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There’s a lot of jargon involved in real estate, and it’s not always easy to understand.

Sometimes buying a property can make you feel like you’re studying for a law degree! There are tons of legal terms and information that you need to understand to ensure you know exactly what you’re getting yourself into.

One such legal term is an option period (also known as a contingency period). If you’ve never bought a house, you’ve probably never heard of it before – and have no clue what it means! Luckily, we’re here to help.

Take a look at our guide answering what is option period when buying a home? and how it could affect your purchase.

What is an Option Period When Buying a Home?

Before understanding what an option period is, let’s first take a quick look at what an earnest money deposit is.

Earnest money is the deposit you make to the seller of the property you’d like to buy. It essentially shows the seller that you have all the intentions of purchasing the home, you’re a serious buyer, and it prevents other home-seekers from swooping in and taking your dream home. But, what happens if you drop out of the sale and need that deposit back?

This is where the option period (or contingency) comes in. An option period is the time specified in your contract that you can terminate the purchase within and receive your earnest money deposit back. This period usually lasts between 7 to 14 days, starting the day after the home buyer signs the purchase contract and ending at 5 PM on the end date giving the buyer time to schedule home inspections. 

For home buyers, the option period is a time to check that the property you’ve been looking at is really what you want. Most buyers will carry out a property inspection at this time, as well as independent appraisals, and gather quotes for any repair works. If you haven’t been pre-approved for your mortgage, this is the perfect time to apply for one, too, so make sure your finances are in order!

How is Buying and Selling Property Impacted?

When buying a home, the option period is a stressful time for both parties. As the buyer, you’ll only have a short period of time to arrange your inspections and organize repair quotes and then wait for the results of both to come back. If there are any issues, you’ll also have a brief window to negotiate with the seller, but be quick!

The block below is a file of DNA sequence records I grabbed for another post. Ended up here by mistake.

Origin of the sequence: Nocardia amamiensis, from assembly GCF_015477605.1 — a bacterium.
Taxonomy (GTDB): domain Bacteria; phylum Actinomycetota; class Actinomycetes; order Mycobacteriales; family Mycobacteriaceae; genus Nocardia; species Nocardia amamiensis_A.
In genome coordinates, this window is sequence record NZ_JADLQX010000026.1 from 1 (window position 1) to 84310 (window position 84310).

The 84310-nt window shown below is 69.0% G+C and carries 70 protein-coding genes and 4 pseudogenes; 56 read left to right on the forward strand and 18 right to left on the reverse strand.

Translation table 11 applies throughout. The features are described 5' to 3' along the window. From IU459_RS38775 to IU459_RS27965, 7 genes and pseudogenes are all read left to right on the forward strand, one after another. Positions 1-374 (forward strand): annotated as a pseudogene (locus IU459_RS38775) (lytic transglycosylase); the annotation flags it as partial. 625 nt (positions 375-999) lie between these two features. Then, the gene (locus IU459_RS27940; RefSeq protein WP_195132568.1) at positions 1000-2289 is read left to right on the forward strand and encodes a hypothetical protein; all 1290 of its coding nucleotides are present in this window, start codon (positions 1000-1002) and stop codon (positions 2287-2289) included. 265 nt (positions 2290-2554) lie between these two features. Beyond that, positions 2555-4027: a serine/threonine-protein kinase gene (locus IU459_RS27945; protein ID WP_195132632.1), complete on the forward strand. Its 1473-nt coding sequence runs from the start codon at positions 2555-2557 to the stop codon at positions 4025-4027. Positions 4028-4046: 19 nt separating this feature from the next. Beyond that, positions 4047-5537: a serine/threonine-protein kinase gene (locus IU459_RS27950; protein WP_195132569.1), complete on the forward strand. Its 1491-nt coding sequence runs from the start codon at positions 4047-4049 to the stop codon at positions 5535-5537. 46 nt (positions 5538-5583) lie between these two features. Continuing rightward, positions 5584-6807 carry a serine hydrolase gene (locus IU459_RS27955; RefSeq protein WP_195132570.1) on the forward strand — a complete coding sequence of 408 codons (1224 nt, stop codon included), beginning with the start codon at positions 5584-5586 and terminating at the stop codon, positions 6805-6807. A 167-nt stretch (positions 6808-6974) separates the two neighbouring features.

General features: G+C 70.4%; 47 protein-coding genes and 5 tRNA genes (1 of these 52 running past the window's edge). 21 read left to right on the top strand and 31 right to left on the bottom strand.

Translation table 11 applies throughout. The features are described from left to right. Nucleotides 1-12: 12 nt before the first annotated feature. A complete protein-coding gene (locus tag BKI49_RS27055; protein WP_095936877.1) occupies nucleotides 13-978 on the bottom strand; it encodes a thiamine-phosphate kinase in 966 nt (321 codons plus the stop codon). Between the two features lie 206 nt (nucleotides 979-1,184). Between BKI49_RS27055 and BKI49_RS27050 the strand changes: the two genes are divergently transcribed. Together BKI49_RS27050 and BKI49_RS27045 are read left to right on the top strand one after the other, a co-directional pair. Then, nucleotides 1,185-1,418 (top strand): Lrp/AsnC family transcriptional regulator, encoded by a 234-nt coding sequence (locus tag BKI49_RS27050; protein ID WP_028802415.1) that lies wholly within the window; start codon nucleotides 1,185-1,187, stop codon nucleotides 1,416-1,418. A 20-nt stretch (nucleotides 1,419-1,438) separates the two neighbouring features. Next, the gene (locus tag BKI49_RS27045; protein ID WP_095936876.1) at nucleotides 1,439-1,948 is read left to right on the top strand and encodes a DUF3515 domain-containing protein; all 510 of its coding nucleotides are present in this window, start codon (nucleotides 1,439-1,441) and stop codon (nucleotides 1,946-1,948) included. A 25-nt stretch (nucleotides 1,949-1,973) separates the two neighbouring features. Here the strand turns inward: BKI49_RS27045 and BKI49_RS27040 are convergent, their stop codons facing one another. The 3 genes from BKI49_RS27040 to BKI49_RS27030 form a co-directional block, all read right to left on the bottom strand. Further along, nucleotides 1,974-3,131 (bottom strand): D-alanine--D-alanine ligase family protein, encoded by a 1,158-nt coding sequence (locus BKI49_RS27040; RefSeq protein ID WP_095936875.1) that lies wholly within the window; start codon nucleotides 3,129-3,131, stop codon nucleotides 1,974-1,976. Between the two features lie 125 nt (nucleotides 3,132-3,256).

Sellers are also going to be a little stressed during this time. They’re waiting to see if their buyer is going to take their property or if the sale will fall through, so they’ll be keeping their fingers crossed! If there are any issues, they’re also going to have to deal with them which is never fun.

Why Should You Have an Option Period?

You should never buy a property without being completely sure you know what you’re getting into, which is why an option period is vital. This gives you the time to inspect the property without worrying that anyone else will buy it, preventing buyers from rushing into a bad sale. It’s rare that a buyer would want to pass up a property inspection before signing the contract!

Home inspections are essential for uncovering any issues your property may have. These could take a large amount of money to fix, which you may not have after taking out a mortgage, pushing the price of the property over your budget. If an issue is found, the seller will often be open to negotiations about lowering the price of the property, so it’s well worth getting an inspection done!

How to Optimize Your Option Period

Usually, you don’t have long in an option period. If you have only have a day or two, it’s going to be a busy time! Thankfully, you can optimize your option period by being prepared beforehand, reducing the amount you’ll have to do in this short time.

For example, getting pre-approved for a mortgage is a brilliant way to make your option period less stressful. You should also find reputable property inspectors in advance, creating a list of a few different options that you’ve researched in case one of them is already booked. Ensure they’re licensed, have good reviews, and are within your budget.

You’ll also need to schedule a time to negotiate with the seller if needs be. There could be a number of things you need to negotiate, from lowering the sales price if the appraisal thinks its too high, to ensuring the seller will sort out any repairs before they hand over the keys. Once everything is ironed out and you’re happy, it’s time to move forward with buying your new home!

Of course, if you’re not happy then you need to cancel the contract at the end of your option period. 

Learn More About Buying and Selling Property

Learning what is an option period when buying a home is just one of the many things you need to know for a smooth sale. If you’re feeling a little lost, be sure to take a look at our property guides. We have a step by step Home Buyers Guide, as well as a Home Selling Checklist, so take a look and learn everything you need to know!

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